The two other apps I have used the most so far in class are both dictionary apps. The first is the Oxford Deluxe Dictionary and Thesaurus, very expensive for an app, but for an English teacher probably worth it. I’ve found it very useful as a dictionary training tool, for pointing out differences in usage, and for demonstrating pronunciation (with the audio). The other dictionary is Midori, a very effective Japanese / English (and back again) translating dictionary. Lower level classes in particular tend to rely on their translating dictionaries, (although I try to encourage and support other methods) and it helps me to make sure that they are saying what they want to say. As an aside, it’s great for my personal study. I can input Japanese via the keyboard or with a stylus directly onto the touch pad – so I can even look up complex Chinese characters.

One more reference tool which has come in handy is All of Wikipedia, as you can imagine it’s a huge file but when I am offline it can be handy for checking up on random ideas or questions which come up in class. A very useful tool for a wi-fi only, 64GB iPad 2. If you have wireless access, Qwiki presents information via audio, text and pictures. It also detects your location to offer you encyclopedia entries which may be of particular interest, although to be honest the best use in class might be spotting the inaccuracies! I am still tinkering with maps, but World Travel Atlas seems to be the best so far.

With only one iPad for a class of twenty to thirty, and no wi-fi, there have been no fundamental changes to the way I teach. If I had several iPads and wireless classrooms… now THAT would be something! Imagine students video recording each other and uploading the videos to a class blog, solving puzzles, doing research together….

I have been teaching a professional couple, informally, on-and-off, for several years. In the past, I used a notepad with a piece of carbon paper in a ‘dogme’ style lesson – I noted the ‘emergent language’, we worked on whatever we needed to work on, and at the end of the class I gave them the top sheet and kept the carbon copy myself. However, they are very tech savvy people, now each with an iPad! I am set up on the wi-fi in their house and we are figuring out together some of the things we can do. One app they put me on to is Note Taker HD. Using a stylus, we can write directly onto the screen, insert images or links, save as a pdf and share on dropbox or via email. Another which could be fun is Dragon Dictation, a very clever (and free!) app which transcribes whatever you say (as long as you are wi-fi connected). It could work for presentation or pronunciation practice very well.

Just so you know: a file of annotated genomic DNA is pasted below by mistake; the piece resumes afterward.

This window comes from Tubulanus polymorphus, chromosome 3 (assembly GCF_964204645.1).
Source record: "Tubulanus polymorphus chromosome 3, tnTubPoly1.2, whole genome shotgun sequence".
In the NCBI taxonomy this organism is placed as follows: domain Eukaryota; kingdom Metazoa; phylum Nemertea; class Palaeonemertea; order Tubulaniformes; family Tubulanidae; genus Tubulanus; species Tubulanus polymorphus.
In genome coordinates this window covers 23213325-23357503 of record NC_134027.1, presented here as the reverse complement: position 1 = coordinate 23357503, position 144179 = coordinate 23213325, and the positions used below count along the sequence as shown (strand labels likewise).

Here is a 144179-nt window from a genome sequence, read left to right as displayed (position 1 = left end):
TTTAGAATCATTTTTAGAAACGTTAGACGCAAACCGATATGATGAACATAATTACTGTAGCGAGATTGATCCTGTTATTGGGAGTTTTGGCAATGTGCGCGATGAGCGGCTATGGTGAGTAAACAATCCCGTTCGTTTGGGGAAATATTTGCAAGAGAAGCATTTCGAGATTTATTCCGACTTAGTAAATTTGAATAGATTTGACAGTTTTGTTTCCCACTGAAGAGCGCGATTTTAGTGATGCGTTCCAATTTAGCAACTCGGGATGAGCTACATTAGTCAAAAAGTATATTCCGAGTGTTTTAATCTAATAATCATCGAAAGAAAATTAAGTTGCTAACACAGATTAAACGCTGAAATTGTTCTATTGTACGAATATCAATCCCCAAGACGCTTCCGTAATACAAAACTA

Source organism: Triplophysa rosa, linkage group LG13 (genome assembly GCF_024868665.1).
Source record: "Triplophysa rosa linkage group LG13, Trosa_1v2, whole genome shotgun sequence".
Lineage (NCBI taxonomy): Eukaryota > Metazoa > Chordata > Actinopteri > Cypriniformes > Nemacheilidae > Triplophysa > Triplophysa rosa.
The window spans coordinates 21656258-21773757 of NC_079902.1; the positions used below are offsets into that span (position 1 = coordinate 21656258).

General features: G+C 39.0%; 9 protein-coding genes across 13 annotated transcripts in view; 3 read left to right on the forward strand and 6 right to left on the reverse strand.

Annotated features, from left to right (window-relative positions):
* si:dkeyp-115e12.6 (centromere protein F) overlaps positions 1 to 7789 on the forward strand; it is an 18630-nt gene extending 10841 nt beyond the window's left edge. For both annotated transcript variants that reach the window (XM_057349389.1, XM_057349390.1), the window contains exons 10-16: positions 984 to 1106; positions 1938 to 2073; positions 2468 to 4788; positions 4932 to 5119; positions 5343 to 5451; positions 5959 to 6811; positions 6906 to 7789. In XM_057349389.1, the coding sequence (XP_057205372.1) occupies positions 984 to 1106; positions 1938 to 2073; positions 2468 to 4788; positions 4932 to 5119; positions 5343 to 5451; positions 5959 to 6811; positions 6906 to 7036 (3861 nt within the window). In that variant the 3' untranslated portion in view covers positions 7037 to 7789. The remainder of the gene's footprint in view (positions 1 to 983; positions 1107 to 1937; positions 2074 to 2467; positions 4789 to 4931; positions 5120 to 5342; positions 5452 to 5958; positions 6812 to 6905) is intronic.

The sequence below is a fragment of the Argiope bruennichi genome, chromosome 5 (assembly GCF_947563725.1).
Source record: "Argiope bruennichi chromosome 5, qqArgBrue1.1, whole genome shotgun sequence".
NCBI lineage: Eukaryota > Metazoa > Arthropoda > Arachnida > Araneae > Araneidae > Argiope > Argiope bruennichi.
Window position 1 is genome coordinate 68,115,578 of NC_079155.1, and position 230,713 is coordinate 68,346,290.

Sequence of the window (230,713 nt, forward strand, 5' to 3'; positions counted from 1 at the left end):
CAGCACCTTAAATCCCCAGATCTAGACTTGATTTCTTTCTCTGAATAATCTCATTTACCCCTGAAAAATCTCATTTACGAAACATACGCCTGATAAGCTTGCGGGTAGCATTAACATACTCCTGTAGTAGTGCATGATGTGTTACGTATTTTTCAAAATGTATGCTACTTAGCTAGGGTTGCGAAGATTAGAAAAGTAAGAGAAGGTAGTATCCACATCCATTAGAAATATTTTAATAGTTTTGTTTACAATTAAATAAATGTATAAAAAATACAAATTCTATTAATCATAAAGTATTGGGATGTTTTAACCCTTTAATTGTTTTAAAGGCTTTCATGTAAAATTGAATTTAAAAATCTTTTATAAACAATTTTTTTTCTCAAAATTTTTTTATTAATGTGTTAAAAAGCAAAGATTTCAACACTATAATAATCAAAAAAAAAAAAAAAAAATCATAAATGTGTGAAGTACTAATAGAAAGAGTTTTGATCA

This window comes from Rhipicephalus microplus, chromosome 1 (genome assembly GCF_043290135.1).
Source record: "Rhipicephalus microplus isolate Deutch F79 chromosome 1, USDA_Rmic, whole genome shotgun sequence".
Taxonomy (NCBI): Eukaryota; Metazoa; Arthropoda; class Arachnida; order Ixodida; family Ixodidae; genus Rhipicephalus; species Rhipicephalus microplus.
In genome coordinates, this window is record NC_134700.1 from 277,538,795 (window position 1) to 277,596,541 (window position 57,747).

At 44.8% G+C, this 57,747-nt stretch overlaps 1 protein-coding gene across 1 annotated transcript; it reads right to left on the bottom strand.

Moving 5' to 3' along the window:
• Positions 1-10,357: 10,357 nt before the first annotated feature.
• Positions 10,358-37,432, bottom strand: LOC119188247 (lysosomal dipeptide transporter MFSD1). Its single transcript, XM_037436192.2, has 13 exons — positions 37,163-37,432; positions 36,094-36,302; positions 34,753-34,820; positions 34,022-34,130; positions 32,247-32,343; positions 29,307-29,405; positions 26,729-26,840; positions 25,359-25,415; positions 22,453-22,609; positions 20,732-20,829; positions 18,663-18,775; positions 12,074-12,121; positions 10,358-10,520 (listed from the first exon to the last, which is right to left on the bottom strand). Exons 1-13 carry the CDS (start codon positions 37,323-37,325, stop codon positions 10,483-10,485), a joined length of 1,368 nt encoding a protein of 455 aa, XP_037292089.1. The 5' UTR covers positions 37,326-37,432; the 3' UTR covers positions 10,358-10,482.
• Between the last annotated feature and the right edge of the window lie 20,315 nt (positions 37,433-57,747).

Finally, GoodReader is another essential app. It’s a pdf reader which I’ll talk about it more in part two of this review, but in class I have used the highlighting and annotation functions on conversation transcripts, to show particular features of conversational English. It works well in conjunction with audio downloaded from elllo, an excellent free resource in its own right.

I am still exploring the possibilities for classroom use, but I can say that the device itself has a fundamentally different feel to using a laptop or desktop. By removing the keyboard and mouse and interacting more directly with the screen, it feels far more intuitive and responsive… there seems to be one less layer of mediation between what you want to do and what the computer does. Because of that speed, flipping between a video and a text document, then zooming on to a thesaurus page feels far more natural and the flow of the class is less likely to be interrupted.